Street Fighter V Arcade Edition Aiming To Crush The Competition Like a Grape

Street Fighter V Version 2.090 Report: Once Arcade Mode is added, will this be the version we all hoped for and dreamed of?

It’s been nearly two years since Street Fighter V originally hit shelves, and soon Street Fighter V is going to release its Arcade Edition as a second hard copy version. In that two years, there will have been additions of an Arcade Mode, a Cinematic Story Mode, 12 fighters, 15 levels, and countless tweaks, good and bad. Although we will have to wait until COGconnected gets its hands on a copy of Street Fighter V: Arcade Edition to give a final verdict, let’s spend some quality time going back to our roots and comparing Arcade Edition with the original version of Street Fighter V.

The first major point is the characters themselves, and it should be: what’s a fighting game without a solid roster? One of my biggest issues with this game’s predecessor Street Fighter IV was the uninspired character design; none of the new character designs held a candle to any of the classics. Street Fighter V fixes that with some really fantastic new characters and some updates to those classic ones. Granted none of those updates are superior to the classic designs, but some of them truly shine.


“Once this new version drops there’s very little a tenured Street Fighter fan can really criticize.”

For example:

Ryu, Chun-Li, Cammy, Zangief, Alex, Birdie, R. Mika, Juri, and Akuma all saw their core designs remain relatively unchanged, save for small decorative changes (Akuma is a lion now, apparently).

Nash, M. Bison, Vega, Dhalsim, Guile, Balrog, Karin, and Urien are returning characters with new designs have either improved the core look, such as Bison finally showing some age, or saw interesting additions to the original design like Nash’s Franken-parts.

Ken and Ibuki, however, are classic characters with new designs that doesn’t sit right with me. I’m not sure why people love Ibuki so much in general, and Ken’s ponytail throws me through a loop.

Of the new additions to the Street Fighter lore, Rashid, Necalli, Laura, F.A.N.G., Kolin, and Abigail are all new characters with interesting designs that set them apart from the rest of the fighters. Kolin’s strong role in Cinematic Story Mode and awesome ice powers made her an instant favorite, and Abigail is an awesome Final Fight character who made his first Street Fighter appearance with some very fun design choices. Also, he’s from Canada, so extra points there.

Unfortunately, I’m not sure what happened at the end of Season 2, but Ed, Menat, and Zeku are all very uninspired character designs and have seemingly unimportant roles. I actually forgot that Ed existed until writing up this article. Way to go Ed!

A little more concerning to me, however, is the amount Capcom is charging for DLC. Season Passes, which include 6 fighters and 6 costumes, are a cool $30. In my opinion, $30 is a bit steep for that limited offering, and that feeling only gets exacerbated when things like stages and other costumes come out that aren’t included. I’d happily pay $30 for everything that came out during a season, but for example, none of the DLC stages have been included in those packs and that’s disappointing. $20 would definitely seem fairer for the six-and-six offering. As for single offerings, I’m OK with $6 per fighter, but the $4 a costume and $10 per level hurts. I might not be so turned off by them if I didn’t constantly see reminders of what I haven’t bought on the stage select screen, but I guess that’s how Capcom gets the dollars rolling in so I know it’s not going away anytime soon.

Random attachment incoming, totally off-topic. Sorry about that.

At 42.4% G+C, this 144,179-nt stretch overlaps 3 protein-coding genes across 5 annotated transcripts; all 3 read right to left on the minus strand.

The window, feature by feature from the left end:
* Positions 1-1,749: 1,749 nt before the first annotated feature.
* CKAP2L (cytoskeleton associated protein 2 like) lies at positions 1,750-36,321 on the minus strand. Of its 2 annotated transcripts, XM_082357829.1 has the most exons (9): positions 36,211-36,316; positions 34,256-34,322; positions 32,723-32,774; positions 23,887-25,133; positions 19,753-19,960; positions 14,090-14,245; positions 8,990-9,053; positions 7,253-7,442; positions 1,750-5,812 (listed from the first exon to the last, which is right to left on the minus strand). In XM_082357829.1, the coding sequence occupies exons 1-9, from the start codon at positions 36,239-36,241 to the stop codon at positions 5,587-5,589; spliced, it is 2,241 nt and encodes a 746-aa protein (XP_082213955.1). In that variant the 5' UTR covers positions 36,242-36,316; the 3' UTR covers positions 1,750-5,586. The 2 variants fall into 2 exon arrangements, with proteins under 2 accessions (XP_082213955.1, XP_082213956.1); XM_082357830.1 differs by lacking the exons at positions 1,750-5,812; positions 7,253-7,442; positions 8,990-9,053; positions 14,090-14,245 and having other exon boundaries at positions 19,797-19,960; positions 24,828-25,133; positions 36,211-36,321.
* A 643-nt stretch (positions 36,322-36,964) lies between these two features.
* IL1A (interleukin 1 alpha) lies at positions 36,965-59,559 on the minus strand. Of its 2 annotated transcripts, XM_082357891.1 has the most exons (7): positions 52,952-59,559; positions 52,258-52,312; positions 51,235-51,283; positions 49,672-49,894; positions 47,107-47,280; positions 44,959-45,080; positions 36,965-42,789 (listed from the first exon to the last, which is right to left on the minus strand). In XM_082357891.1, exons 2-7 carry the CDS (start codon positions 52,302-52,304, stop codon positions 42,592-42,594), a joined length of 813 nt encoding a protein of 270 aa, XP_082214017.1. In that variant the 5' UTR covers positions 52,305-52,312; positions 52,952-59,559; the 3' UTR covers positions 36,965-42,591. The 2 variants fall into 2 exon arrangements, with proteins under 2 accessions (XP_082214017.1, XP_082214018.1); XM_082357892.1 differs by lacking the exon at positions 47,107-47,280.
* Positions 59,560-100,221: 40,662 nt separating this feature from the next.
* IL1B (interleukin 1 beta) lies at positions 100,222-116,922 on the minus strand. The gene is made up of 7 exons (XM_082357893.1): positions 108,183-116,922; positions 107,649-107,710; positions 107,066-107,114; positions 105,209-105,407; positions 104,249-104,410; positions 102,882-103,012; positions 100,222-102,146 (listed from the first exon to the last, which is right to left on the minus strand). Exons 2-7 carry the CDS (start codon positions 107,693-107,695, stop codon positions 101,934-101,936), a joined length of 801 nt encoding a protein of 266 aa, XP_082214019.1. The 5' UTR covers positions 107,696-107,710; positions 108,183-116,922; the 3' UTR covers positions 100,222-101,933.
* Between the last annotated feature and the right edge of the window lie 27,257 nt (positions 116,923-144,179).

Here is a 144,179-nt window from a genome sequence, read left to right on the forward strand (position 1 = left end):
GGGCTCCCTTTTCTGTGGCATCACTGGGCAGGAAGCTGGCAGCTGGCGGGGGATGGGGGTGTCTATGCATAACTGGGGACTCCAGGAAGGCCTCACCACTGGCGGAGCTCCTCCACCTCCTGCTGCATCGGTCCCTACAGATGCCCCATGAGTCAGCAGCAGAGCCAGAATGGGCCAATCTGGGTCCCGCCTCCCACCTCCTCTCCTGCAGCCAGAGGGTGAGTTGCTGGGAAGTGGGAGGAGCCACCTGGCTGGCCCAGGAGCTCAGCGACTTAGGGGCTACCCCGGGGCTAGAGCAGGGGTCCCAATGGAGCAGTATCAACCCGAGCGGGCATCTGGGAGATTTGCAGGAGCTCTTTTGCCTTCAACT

Here’s a breakdown of the Street Fighter V DLC content available right now:

  • 78 costumes have been released that must be purchased with real money, in-game currency does not apply. That’s weak.
  • 22 “Story” costumes have been released which cost 40,000 fight money each. That’s one for each of the 12 DLC fighters, and 10 more for a few characters on the original roster. Why the six remaining core characters are left out is anyone’s guess.
  • 12 “Battle Outfit 1” costumes are gained by completing each of the DLC characters’ Character Stories. In-game unlocks being a lost art, this works for me.
  • 15 Stages have been released, 14 of which can be purchased for in-game currency. Only the Ring Of Pride has to be bought with $10 of your hard earned dollars, but considering that money goes toward the Capcom Cup pot I’m alright with that.

But as much as I am complaining about the overpriced DLC, all of the major gameplay updates have been free, including Cinematic Story Mode, the Arcade Edition additions, and every balance tweak. I’m glad Capcom recognized that paying for Story Mode would be tacky, and making the Arcade Modes free is pretty cool of them too.

When Street Fighter V: Arcade Edition drops January 16th, I’m hopeful this version will be the one this amazing fighter is remembered for, and hopefully, Capcom will stop releasing games too early. Once this new version drops there’s very little a tenured Street Fighter fan can really criticize; my only real complaints are some of the DLC prices, Ken’s super-weird ¾ ponytail, and the lack of E. Honda even after Season 3. Street Fighter‘s faithful will have plenty to like in a week’s time, and hopefully, that momentum can continue well into the future.